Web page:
Publication

Back to overview

Land cover mapping at very high resolution with rotation equivariant CNNs: Towards small yet accurate models

Type of publication Peer-reviewed
Publikationsform Original article (peer-reviewed)
Author Marcos Diego, Marcos Diego, Volpi Michele, Kellenberger Benjamin, Tuia Devis, Tuia Devis,
Project Multimodal machine learning for remote sensing information fusion
Show all

Original article (peer-reviewed)

Journal ISPRS Journal of Photogrammetry and Remote Sensing
Volume (Issue) 145
Page(s) 96 - 107
Title of proceedings ISPRS Journal of Photogrammetry and Remote Sensing
DOI 10.1016/j.isprsjprs.2018.01.021

Open Access

URL https://arxiv.org/abs/1803.06253
Type of Open Access Repository (Green Open Access)

Abstract

© 2018 International Society for Photogrammetry and Remote Sensing, Inc. (ISPRS) In remote sensing images, the absolute orientation of objects is arbitrary. Depending on an object's orientation and on a sensor's flight path, objects of the same semantic class can be observed in different orientations in the same image. Equivariance to rotation, in this context understood as responding with a rotated semantic label map when subject to a rotation of the input image, is therefore a very desirable feature, in particular for high capacity models, such as Convolutional Neural Networks (CNNs). If rotation equivariance is encoded in the network, the model is confronted with a simpler task and does not need to learn specific (and redundant) weights to address rotated versions of the same object class. In this work we propose a CNN architecture called Rotation Equivariant Vector Field Network (RotEqNet) to encode rotation equivariance in the network itself. By using rotating convolutions as building blocks and passing only the values corresponding to the maximally activating orientation throughout the network in the form of orientation encoding vector fields, RotEqNet treats rotated versions of the same object with the same filter bank and therefore achieves state-of-the-art performances even when using very small architectures trained from scratch. We test RotEqNet in two challenging sub-decimeter resolution semantic labeling problems, and show that we can perform better than a standard CNN while requiring one order of magnitude less parameters.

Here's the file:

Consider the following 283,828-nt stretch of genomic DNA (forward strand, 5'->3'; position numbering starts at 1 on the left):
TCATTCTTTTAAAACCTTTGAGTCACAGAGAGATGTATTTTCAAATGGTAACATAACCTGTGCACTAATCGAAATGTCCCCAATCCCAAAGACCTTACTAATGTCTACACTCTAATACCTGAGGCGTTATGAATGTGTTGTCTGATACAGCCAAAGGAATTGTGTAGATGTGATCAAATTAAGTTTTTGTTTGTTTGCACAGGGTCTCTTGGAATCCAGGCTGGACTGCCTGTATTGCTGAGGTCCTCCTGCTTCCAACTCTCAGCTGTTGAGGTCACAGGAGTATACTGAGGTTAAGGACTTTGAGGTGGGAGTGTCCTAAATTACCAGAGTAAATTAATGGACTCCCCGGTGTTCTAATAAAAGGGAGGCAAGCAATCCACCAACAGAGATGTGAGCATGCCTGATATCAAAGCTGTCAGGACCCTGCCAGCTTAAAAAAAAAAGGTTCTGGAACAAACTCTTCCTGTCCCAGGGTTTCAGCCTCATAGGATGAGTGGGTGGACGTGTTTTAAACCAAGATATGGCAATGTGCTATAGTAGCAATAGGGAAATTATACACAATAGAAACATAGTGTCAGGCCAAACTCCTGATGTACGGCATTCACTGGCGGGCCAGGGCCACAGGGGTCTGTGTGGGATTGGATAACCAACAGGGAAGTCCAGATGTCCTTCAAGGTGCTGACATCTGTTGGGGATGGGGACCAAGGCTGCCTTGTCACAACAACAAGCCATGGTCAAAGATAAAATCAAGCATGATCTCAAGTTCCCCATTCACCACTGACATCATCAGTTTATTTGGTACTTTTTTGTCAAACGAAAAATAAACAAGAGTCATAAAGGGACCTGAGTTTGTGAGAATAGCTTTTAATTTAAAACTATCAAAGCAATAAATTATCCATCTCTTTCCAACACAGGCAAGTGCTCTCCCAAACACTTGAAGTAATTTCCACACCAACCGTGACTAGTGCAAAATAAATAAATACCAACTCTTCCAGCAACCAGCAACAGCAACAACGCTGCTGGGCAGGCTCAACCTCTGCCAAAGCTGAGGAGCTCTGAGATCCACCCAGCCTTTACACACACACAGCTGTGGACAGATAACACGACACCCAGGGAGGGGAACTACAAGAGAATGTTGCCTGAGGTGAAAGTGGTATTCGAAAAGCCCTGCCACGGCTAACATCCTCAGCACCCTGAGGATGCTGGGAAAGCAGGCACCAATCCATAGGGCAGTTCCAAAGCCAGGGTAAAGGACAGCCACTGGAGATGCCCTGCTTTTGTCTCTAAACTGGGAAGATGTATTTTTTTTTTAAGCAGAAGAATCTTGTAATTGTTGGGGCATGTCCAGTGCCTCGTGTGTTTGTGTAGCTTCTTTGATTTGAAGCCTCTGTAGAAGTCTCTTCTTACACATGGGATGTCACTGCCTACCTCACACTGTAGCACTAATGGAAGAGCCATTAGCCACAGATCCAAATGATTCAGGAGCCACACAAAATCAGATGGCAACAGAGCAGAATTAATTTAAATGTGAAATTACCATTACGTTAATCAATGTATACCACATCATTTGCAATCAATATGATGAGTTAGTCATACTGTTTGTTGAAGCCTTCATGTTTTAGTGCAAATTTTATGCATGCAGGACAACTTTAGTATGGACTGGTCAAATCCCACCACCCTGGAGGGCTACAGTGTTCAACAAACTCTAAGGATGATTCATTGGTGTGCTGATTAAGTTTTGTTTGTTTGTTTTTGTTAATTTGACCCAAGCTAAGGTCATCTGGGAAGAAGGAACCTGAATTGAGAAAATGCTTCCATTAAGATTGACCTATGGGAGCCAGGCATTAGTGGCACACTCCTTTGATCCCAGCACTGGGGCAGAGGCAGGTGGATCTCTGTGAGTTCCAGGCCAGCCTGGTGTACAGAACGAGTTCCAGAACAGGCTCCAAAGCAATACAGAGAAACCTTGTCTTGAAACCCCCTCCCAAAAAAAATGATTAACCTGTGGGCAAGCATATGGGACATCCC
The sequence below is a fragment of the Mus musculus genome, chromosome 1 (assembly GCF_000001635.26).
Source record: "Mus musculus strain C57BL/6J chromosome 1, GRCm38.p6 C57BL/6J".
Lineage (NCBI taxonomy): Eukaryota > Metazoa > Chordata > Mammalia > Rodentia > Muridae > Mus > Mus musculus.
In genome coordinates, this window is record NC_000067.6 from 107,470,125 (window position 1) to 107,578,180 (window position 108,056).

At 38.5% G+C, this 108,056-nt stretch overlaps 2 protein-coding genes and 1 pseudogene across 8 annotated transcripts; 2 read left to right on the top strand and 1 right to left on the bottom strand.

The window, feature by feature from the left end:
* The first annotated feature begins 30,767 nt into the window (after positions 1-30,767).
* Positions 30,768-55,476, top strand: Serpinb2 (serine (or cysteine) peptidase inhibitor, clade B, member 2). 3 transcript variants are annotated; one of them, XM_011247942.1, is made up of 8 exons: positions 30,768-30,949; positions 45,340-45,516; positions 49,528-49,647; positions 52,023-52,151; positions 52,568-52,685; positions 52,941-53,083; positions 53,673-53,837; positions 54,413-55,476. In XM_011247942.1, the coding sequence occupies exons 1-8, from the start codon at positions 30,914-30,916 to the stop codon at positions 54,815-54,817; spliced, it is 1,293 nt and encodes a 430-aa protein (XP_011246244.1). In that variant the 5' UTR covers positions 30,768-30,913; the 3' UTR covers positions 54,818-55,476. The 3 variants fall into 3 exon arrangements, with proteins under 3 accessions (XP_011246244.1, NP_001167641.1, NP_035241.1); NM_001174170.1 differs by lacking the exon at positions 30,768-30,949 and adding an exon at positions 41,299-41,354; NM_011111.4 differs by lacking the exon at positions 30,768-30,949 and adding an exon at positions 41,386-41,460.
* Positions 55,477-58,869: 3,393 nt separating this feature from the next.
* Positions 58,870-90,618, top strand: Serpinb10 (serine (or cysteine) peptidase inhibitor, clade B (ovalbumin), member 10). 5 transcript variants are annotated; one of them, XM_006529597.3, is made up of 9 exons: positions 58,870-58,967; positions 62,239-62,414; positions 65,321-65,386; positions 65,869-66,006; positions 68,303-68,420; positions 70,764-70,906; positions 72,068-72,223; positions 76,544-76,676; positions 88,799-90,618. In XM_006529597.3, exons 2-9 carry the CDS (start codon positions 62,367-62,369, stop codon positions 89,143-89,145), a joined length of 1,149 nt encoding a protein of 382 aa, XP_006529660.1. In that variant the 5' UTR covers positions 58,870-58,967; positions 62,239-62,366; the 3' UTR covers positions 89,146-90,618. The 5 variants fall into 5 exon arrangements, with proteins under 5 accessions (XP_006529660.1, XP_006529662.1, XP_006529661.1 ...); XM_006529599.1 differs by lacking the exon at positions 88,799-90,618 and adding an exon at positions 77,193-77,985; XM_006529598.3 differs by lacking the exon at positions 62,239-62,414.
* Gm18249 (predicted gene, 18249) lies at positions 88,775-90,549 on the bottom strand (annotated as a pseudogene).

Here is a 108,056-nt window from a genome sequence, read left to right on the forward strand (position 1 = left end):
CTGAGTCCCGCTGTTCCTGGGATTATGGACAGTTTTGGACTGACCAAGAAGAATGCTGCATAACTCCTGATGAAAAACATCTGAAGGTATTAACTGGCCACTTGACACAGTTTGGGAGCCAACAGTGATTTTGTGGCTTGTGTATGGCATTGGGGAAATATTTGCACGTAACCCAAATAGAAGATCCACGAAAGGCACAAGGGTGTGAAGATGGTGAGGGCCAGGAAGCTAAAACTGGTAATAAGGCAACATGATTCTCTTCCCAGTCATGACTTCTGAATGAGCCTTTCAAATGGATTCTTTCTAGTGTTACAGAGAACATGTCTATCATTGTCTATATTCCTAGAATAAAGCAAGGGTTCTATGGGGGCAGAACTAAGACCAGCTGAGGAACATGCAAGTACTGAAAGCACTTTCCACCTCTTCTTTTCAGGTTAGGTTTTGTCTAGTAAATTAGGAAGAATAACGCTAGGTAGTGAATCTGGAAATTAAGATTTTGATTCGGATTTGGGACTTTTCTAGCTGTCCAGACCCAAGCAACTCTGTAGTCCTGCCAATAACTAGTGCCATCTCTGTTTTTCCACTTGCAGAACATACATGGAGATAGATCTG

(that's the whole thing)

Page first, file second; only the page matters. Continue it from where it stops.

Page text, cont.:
-